Hypomethylating agents (HMAs) (azacitidine (aza), decitabine (dec)) and lenalidomide (len) are approved agents and used to treat patients with myelodysplastic syndromes (MDS) or acute myeloid leukemia (AML). Despite their widespread use, HMAs fail in the majority of these patients, and len fails in 75% of non-del(5q) MDS. Currently, no method exists to predict disease response, thus the management of MDS and AML patients is challenging.
Methods: Patients with AML or MDS were recruited to a clinical trial (NCT02435550) designed to assess predictive values by comparing computer predictions of drug response to actual clinical response. Genomic profiling was conducted by cytogenetics, whole exome sequencing, and array CGH. Genomic results were inputted into a computational software (Cellworks), which generates disease-specific protein network maps using PubMed and other resources. Digital drug simulations were conducted by quantitatively measuring drug effect on a cell growth score (proliferation + viability + apoptosis). Each patient-specific protein network was screened for the extent by which aza, dec or len reduced disease growth in a dose-respondent manner. Treatment was physician’s choice of SOC. Clinical outcomes were prospectively recorded. IWG criteria were used to define response. Western blot assays were performed to validate the predicted protein network perturbations. Fisher’s exact test was used to compare prediction values of the genomics-informed computer method versus empiric drug administration.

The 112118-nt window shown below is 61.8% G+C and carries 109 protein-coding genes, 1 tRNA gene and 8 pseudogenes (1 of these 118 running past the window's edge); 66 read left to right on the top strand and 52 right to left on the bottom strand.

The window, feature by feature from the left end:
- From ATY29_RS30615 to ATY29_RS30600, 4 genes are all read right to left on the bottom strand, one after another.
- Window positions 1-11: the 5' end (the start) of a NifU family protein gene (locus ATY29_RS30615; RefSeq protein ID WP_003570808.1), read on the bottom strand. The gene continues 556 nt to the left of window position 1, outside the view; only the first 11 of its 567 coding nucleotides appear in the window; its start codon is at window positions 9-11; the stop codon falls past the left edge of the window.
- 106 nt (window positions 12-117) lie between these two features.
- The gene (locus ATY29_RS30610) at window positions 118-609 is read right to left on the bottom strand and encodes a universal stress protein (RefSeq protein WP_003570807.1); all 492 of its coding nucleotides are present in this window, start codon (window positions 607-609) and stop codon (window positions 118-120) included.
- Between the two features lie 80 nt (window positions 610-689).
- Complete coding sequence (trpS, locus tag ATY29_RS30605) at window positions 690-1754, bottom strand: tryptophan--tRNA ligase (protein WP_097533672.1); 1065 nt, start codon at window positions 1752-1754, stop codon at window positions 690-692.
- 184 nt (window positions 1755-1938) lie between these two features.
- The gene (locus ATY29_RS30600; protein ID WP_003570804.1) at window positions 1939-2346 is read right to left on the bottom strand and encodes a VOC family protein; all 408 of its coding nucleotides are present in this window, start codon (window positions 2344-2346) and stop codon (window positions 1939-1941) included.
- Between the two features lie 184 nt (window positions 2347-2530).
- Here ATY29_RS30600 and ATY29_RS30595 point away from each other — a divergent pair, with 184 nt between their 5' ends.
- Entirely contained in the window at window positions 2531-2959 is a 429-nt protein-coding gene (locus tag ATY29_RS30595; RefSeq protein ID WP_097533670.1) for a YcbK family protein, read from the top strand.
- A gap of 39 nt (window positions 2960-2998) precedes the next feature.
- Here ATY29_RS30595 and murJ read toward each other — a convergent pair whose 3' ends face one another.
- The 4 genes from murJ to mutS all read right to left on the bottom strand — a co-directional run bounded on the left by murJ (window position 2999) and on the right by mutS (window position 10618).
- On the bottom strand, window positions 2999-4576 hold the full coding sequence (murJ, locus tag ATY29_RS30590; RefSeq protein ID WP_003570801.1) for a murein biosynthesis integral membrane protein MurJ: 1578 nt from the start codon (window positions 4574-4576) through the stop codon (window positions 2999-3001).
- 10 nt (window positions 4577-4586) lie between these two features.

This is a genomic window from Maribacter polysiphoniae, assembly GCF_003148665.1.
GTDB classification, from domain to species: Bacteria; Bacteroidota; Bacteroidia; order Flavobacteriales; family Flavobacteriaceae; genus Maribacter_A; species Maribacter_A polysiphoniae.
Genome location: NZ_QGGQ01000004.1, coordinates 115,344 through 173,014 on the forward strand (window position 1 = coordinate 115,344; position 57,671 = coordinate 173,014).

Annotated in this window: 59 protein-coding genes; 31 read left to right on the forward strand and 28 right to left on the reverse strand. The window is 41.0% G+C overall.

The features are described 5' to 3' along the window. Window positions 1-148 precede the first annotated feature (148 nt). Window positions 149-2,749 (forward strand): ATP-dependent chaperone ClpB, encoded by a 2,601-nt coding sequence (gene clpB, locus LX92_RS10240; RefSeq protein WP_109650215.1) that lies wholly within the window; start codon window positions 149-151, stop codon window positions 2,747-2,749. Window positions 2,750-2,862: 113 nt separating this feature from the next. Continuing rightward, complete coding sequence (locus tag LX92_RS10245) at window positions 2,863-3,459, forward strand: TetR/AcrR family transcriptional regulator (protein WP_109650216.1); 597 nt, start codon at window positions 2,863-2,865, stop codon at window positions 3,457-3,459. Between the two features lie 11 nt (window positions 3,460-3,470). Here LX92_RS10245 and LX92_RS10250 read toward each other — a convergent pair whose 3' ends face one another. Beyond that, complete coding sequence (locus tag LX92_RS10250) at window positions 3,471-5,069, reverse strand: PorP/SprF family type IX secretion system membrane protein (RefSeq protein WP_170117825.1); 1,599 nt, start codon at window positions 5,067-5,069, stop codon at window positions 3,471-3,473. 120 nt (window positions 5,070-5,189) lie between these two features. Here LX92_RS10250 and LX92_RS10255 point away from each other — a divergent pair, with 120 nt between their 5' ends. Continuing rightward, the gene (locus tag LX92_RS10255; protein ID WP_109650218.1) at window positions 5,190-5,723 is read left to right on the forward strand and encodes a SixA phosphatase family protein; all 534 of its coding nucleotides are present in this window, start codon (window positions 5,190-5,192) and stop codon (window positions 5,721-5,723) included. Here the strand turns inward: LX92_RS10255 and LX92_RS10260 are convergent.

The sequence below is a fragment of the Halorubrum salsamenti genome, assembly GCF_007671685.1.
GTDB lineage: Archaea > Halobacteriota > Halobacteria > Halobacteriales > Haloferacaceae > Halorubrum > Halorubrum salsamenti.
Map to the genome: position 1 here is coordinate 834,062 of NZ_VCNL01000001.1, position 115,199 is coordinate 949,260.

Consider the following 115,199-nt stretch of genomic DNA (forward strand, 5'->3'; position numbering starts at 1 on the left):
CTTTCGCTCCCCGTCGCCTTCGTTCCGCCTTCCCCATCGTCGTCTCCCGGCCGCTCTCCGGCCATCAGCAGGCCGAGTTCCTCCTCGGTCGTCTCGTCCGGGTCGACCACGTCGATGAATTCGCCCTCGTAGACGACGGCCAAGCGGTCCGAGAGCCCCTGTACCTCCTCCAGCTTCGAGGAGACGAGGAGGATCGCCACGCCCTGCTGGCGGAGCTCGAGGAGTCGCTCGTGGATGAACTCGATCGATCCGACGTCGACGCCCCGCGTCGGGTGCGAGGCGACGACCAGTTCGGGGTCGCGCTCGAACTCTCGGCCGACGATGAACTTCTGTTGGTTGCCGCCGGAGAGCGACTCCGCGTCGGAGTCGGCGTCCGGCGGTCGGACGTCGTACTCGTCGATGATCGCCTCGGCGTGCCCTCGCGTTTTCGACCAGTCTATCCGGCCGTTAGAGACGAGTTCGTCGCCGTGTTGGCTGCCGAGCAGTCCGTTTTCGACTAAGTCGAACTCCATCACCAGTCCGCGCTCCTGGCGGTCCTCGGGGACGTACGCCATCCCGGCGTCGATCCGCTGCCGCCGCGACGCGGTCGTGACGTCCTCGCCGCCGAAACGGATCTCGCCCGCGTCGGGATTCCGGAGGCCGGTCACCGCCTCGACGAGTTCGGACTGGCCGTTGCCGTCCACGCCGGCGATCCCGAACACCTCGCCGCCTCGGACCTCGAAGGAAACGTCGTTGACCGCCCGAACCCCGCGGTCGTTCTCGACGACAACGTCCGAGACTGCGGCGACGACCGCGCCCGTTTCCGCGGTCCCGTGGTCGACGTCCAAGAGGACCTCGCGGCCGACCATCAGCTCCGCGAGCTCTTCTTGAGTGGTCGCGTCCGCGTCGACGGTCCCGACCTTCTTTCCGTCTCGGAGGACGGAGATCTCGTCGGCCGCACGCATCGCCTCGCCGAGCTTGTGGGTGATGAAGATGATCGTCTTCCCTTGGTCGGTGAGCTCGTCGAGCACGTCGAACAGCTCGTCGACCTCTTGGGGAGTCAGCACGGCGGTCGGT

Results: 88 patients have had all molecular tests and computational modeling performed. Lab validation of computer-predicted, activated protein networks in 19 samples from 13 different patients showed correct prediction of 5 activated networks (Akt2, Akt3, PIK3CA, p38, Erk1/2) in 17 samples, with 89% accuracy. At the time of this report, 26/88 patients were eligible for efficacy evaluation. 8/26 patients showed clinical response to SOC therapy, 18/26 did not. 24/26 outcome predictions were correctly matched to their clinical outcomes, and 2/20 were incorrectly matched, resulting in 92% prediction accuracy, 80% PPV, 100% NPV, 100% sensitivity, and 89% specificity. The accuracy of the genomics-informed computer method was significantly greater than empiric drug administration (p=1.664e-05). New genomic signature rules were discovered to correlate with clinical response after aza, dec or len.
Summary: A computational method that models multiple genomic abnormalities simultaneously showed high predictive value of protein network aberrations and clinical outcomes after SOC treatments. The network method uncovered molecular reasons for drug failure and highlighted resistance pathways that could be targeted to recover chemosensitivity. This technology could also be used to establish eligibility criteria for precision enrollment in drug development trials
Citation Format: Leylah Drusbosky, Kimberly E. Hawkins, Shireen Vali, Taher Abbasi, Ansu Kumar, Neeraj Kumar Singh, Kabya Basu, Chandan Kumar, Amjad Husain, Caitlin Tucker, Randy A. Brown, Maxim Norkin, John Hiemenz, Jack Hsu, John Wingard, Christopher R. Cogle. iCare 1: A prospective clinical trial to predict treatment response based on mutanome-informed computational biology in patients with AML and MDS [abstract]. In: Proceedings of the American Association for Cancer Research Annual Meeting 2017; 2017 Apr 1-5; Washington, DC. Philadelphia (PA): AACR; Cancer Res 2017;77(13 Suppl):Abstract nr CT085. doi:10.1158/1538-7445.AM2017-CT085